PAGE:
Tuesday, July 4, 2017
Schrödinger's Martini: Copenhagen Interpretation Cocktails
Josh Meyer and I built this little gizmo for Barbot 2013 and we never properly documented it, perhaps due to hangover issues. Finally getting around to it here though, and you may come see it in action next Sunday at the DNA Lounge Cocktail Robotics Grand Challenge!
Schrödinger's Martini is a robot that mixes a quantum superposition of a wet and a dry Martini. This is exactly analogous to Schrödinger's eponymous feline thought experiment, save that no cats are put at risk.
Image credit: Lenore Edman
Gin in a uranium glass is placed inside a wooden box. (Yes, the glass contains actual uranium salts that give it that green color. Yes, it's only a little radioactive. It glows because UV LEDs excite the fluorescence, not from actual radioactivity though.) After the door is closed, the operator presses a Big Red Button on the top, then a Geiger counter inside the box detects random decay events from the uranium. A microcontroller counts the events in a 30 second period: if there are an even number, a servo automatically pours a jigger of vermouth into the glass; an odd count pours a measure of gin. Because these actions are obscured to external observers, the resulting Martini exists in a quantum superposition1 of wet and dry which lasts until tasting it collapses the wave function.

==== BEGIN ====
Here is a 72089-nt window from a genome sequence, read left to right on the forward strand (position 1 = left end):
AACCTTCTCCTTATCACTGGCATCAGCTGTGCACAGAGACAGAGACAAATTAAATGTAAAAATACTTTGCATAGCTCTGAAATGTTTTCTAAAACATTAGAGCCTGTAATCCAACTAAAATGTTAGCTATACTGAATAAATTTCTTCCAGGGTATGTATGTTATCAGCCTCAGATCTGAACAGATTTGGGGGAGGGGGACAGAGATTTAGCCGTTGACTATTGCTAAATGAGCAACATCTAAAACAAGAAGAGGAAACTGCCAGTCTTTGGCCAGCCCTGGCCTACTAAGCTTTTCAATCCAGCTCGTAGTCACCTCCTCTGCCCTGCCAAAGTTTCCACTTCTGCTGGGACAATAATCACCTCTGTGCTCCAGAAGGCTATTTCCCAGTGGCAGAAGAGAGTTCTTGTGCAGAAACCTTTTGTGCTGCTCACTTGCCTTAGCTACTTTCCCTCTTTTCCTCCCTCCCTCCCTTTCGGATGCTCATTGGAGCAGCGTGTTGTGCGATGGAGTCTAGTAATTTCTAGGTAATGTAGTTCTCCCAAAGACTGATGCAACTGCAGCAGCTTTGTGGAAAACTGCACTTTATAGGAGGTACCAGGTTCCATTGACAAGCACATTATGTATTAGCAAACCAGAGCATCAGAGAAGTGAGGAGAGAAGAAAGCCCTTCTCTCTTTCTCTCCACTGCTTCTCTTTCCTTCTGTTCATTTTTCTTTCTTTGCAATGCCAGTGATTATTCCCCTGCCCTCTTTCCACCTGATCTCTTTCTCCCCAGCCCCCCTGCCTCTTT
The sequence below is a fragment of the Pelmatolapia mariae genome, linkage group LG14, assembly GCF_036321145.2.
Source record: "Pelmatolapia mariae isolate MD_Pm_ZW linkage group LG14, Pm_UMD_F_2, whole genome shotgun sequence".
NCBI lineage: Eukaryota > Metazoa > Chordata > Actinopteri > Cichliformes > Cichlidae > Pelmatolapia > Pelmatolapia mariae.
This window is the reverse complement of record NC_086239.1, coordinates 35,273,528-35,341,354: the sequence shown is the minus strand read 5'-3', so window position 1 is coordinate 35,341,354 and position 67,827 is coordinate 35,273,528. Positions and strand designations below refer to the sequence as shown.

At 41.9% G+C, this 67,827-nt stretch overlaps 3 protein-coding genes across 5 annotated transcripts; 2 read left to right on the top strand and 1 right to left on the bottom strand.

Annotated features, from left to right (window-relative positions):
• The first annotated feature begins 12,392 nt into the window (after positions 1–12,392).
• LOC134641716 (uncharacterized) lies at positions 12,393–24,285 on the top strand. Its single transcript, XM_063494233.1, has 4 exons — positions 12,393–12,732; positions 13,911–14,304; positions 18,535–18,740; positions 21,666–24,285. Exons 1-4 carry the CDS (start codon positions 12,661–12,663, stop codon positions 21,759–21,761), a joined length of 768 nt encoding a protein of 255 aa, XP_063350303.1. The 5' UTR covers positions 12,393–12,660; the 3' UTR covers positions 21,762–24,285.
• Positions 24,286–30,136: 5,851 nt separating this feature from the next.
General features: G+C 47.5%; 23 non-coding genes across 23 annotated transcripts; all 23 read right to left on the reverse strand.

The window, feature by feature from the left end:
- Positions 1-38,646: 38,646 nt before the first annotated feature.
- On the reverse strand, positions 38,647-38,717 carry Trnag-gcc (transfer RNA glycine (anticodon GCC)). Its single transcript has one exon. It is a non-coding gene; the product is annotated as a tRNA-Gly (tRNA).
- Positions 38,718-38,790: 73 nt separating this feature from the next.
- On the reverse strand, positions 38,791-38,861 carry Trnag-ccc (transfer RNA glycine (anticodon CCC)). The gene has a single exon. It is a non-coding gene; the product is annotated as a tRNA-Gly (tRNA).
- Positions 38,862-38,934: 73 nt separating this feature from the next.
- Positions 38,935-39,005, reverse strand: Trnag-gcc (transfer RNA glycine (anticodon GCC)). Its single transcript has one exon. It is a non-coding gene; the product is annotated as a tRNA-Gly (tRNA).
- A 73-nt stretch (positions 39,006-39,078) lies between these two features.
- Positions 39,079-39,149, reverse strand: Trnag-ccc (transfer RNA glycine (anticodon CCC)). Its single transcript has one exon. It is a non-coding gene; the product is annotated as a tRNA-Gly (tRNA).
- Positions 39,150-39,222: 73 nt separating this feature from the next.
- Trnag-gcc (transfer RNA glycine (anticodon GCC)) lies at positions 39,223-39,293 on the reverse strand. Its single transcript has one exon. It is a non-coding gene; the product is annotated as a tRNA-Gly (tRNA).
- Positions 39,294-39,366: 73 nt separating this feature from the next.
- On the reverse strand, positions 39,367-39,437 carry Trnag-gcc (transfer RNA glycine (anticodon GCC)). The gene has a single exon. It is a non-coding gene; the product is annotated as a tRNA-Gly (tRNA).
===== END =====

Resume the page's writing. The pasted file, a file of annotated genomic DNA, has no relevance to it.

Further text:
Many will find the macroscopic consequences of the Copenhagen Interpretation to be quite intoxicating!
Thanks to Mightyohm for the splendid Geiger counter kit, Lenore for the photo, and Simone for instigation with the original series of Barbot festivals -- may they rest in peace or live in the infamy which they may deserve.